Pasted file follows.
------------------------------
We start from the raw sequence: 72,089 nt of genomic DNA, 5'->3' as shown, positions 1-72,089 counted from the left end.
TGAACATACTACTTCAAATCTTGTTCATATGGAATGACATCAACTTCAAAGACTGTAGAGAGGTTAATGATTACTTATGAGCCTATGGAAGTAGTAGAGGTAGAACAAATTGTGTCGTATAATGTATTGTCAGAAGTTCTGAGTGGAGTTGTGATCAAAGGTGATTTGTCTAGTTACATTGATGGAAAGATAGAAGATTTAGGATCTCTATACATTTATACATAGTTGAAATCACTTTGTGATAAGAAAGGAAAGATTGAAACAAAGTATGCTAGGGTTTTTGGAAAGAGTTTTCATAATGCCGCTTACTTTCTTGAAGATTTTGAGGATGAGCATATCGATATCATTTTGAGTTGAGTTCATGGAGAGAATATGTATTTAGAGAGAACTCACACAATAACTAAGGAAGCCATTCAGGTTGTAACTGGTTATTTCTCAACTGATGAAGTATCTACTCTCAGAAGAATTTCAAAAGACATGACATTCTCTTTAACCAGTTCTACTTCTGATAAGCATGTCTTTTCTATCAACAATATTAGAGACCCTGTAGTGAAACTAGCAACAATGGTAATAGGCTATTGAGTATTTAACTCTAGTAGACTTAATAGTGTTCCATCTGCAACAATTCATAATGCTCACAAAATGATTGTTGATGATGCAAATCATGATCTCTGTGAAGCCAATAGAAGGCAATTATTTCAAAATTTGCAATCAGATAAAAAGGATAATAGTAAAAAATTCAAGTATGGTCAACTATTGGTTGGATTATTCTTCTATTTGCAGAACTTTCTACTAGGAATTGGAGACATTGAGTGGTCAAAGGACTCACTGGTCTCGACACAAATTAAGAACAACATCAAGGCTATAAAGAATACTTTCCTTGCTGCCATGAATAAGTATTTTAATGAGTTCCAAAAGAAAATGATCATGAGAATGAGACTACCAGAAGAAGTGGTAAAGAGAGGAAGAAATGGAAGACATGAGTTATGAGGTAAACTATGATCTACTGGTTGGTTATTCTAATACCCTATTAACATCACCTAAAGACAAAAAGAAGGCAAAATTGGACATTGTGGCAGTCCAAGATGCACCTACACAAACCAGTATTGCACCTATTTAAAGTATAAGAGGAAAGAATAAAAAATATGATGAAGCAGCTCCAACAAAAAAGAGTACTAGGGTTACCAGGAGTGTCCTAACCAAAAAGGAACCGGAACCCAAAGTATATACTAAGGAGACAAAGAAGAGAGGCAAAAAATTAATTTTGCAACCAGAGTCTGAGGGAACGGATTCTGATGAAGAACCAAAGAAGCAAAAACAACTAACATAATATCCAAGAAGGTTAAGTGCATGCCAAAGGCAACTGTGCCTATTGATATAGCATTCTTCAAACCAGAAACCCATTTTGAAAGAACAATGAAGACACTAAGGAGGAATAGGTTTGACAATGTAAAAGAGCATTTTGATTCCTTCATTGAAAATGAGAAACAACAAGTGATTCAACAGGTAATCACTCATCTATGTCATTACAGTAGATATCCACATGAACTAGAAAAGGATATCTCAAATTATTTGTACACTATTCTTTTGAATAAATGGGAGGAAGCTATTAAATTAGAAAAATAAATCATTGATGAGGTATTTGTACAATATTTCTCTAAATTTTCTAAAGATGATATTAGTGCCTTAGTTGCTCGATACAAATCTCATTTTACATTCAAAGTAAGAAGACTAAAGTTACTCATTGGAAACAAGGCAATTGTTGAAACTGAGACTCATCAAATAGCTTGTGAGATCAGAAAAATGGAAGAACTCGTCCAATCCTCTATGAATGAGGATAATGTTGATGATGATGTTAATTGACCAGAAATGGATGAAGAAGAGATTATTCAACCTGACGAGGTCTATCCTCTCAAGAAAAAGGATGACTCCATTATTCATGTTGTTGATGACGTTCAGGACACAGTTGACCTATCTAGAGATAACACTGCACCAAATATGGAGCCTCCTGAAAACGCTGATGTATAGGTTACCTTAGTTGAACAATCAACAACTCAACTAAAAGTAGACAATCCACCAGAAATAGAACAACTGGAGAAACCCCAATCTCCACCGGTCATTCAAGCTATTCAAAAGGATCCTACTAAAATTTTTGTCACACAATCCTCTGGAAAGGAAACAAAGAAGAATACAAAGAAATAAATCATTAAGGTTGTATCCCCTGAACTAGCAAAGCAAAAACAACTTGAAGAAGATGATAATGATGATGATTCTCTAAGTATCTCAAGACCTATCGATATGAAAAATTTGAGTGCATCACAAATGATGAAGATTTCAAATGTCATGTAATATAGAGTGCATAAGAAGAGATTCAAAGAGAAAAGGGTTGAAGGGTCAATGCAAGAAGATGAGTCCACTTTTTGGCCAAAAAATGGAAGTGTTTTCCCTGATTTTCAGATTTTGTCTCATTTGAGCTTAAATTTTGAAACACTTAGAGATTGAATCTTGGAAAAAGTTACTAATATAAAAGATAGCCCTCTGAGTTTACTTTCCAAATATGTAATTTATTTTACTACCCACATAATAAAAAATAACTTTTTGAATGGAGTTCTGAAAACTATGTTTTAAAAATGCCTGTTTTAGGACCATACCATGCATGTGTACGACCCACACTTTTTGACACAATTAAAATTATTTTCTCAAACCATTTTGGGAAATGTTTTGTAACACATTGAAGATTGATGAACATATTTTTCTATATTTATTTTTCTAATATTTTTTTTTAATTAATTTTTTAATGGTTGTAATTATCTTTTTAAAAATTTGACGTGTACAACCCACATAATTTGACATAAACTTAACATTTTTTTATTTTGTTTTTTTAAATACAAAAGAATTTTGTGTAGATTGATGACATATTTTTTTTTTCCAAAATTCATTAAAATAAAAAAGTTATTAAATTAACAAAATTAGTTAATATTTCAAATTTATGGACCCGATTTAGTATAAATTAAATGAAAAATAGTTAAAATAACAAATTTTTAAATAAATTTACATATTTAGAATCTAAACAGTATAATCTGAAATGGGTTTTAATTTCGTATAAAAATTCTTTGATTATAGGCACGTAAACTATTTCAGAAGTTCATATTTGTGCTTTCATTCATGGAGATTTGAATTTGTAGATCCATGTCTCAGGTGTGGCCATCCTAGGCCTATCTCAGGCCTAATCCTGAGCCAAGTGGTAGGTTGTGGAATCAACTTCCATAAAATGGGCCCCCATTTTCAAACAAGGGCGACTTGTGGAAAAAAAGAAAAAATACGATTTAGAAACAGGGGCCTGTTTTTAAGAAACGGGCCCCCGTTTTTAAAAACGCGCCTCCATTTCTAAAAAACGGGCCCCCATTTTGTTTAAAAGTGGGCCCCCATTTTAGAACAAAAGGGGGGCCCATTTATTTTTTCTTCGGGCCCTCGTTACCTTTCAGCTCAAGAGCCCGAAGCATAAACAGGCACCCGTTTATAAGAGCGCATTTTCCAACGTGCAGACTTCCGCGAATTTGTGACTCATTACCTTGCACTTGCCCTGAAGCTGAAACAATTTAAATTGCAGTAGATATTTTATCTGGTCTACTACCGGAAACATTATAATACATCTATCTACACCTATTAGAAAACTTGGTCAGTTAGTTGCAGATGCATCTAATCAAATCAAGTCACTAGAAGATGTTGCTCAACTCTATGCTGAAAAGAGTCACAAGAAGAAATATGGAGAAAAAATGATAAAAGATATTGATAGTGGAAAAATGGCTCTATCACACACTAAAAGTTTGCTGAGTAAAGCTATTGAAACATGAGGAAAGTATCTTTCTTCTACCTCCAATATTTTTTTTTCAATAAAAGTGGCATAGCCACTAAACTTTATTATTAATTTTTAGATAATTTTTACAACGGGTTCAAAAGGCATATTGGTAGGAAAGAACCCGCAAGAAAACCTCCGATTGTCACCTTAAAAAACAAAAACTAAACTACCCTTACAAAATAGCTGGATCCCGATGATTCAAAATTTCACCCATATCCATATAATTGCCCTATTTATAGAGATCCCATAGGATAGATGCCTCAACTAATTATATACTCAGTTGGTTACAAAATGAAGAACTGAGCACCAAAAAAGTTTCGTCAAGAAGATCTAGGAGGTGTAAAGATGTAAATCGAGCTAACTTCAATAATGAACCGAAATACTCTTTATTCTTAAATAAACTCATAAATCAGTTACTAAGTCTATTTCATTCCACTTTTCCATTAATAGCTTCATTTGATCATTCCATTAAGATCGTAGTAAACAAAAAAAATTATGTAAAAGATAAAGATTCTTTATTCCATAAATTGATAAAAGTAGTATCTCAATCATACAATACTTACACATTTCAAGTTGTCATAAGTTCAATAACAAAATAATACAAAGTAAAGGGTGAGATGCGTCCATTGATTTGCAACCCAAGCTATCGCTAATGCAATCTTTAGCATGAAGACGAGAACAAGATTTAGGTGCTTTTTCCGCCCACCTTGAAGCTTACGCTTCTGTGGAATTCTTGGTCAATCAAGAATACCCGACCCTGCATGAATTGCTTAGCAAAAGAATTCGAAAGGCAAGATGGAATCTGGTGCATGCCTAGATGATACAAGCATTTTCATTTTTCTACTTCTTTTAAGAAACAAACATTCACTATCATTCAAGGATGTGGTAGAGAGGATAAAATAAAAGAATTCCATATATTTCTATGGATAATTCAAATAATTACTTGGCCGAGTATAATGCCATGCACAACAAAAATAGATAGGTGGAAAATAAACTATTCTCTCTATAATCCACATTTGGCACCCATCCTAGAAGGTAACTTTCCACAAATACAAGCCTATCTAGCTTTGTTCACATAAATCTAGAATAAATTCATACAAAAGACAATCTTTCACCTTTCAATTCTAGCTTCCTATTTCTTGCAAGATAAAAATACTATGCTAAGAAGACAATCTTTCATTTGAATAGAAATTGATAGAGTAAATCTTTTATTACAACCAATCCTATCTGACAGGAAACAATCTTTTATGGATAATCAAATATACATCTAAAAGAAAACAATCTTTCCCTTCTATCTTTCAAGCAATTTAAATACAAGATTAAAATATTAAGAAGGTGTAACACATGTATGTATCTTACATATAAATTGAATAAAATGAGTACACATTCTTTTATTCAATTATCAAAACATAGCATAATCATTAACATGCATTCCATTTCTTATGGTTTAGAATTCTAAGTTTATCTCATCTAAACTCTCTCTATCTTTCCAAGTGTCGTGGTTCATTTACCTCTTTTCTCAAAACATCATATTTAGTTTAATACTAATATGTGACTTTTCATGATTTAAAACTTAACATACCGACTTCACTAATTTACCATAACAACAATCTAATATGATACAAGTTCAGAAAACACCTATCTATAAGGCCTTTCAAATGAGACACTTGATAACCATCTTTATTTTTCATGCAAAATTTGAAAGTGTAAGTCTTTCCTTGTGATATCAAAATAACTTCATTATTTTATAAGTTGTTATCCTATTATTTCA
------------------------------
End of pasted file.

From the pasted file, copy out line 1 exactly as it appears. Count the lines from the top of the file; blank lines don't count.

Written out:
We start from the raw sequence: 72,089 nt of genomic DNA, 5'->3' as shown, positions 1-72,089 counted from the left end.